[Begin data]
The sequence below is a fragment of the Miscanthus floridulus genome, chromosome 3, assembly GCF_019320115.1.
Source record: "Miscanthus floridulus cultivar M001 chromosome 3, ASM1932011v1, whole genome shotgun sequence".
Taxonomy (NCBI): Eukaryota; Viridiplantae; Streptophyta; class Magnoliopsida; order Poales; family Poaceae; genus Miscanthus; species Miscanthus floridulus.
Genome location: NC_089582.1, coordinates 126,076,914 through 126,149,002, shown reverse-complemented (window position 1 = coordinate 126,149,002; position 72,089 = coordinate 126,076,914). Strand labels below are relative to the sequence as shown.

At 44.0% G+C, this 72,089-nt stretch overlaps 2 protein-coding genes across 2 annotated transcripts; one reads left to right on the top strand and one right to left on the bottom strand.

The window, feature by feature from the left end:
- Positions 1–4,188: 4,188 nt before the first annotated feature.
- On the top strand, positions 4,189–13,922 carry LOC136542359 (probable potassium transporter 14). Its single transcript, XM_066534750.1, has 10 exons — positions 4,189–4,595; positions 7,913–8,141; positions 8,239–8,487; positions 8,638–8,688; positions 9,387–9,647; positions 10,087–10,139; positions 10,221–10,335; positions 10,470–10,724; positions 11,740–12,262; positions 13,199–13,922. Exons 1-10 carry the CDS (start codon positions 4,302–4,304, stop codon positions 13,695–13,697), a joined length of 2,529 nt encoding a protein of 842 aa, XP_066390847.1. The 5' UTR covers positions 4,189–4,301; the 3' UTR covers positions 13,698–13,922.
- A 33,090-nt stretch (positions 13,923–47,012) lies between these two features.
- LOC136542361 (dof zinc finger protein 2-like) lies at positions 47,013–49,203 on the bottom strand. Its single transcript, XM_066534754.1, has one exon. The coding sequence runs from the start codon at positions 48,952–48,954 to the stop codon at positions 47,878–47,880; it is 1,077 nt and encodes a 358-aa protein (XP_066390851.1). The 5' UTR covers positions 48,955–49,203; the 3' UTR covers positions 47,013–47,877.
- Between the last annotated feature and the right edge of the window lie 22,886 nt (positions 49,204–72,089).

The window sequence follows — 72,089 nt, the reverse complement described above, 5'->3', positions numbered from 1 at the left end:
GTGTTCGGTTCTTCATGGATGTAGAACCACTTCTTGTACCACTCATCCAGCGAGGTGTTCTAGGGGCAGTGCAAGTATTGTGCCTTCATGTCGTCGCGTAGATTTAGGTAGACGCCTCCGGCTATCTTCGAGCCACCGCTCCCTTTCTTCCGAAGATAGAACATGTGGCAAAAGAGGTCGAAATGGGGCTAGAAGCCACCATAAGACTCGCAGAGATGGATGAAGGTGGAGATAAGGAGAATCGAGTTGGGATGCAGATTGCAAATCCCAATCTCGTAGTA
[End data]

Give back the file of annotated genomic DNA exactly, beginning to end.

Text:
The sequence below is a fragment of the Miscanthus floridulus genome, chromosome 3, assembly GCF_019320115.1.
Source record: "Miscanthus floridulus cultivar M001 chromosome 3, ASM1932011v1, whole genome shotgun sequence".
Taxonomy (NCBI): Eukaryota; Viridiplantae; Streptophyta; class Magnoliopsida; order Poales; family Poaceae; genus Miscanthus; species Miscanthus floridulus.
Genome location: NC_089582.1, coordinates 126,076,914 through 126,149,002, shown reverse-complemented (window position 1 = coordinate 126,149,002; position 72,089 = coordinate 126,076,914). Strand labels below are relative to the sequence as shown.

At 44.0% G+C, this 72,089-nt stretch overlaps 2 protein-coding genes across 2 annotated transcripts; one reads left to right on the top strand and one right to left on the bottom strand.

The window, feature by feature from the left end:
- Positions 1–4,188: 4,188 nt before the first annotated feature.
- On the top strand, positions 4,189–13,922 carry LOC136542359 (probable potassium transporter 14). Its single transcript, XM_066534750.1, has 10 exons — positions 4,189–4,595; positions 7,913–8,141; positions 8,239–8,487; positions 8,638–8,688; positions 9,387–9,647; positions 10,087–10,139; positions 10,221–10,335; positions 10,470–10,724; positions 11,740–12,262; positions 13,199–13,922. Exons 1-10 carry the CDS (start codon positions 4,302–4,304, stop codon positions 13,695–13,697), a joined length of 2,529 nt encoding a protein of 842 aa, XP_066390847.1. The 5' UTR covers positions 4,189–4,301; the 3' UTR covers positions 13,698–13,922.
- A 33,090-nt stretch (positions 13,923–47,012) lies between these two features.
- LOC136542361 (dof zinc finger protein 2-like) lies at positions 47,013–49,203 on the bottom strand. Its single transcript, XM_066534754.1, has one exon. The coding sequence runs from the start codon at positions 48,952–48,954 to the stop codon at positions 47,878–47,880; it is 1,077 nt and encodes a 358-aa protein (XP_066390851.1). The 5' UTR covers positions 48,955–49,203; the 3' UTR covers positions 47,013–47,877.
- Between the last annotated feature and the right edge of the window lie 22,886 nt (positions 49,204–72,089).

The window sequence follows — 72,089 nt, the reverse complement described above, 5'->3', positions numbered from 1 at the left end:
GTGTTCGGTTCTTCATGGATGTAGAACCACTTCTTGTACCACTCATCCAGCGAGGTGTTCTAGGGGCAGTGCAAGTATTGTGCCTTCATGTCGTCGCGTAGATTTAGGTAGACGCCTCCGGCTATCTTCGAGCCACCGCTCCCTTTCTTCCGAAGATAGAACATGTGGCAAAAGAGGTCGAAATGGGGCTAGAAGCCACCATAAGACTCGCAGAGATGGATGAAGGTGGAGATAAGGAGAATCGAGTTGGGATGCAGATTGCAAATCCCAATCTCGTAGTA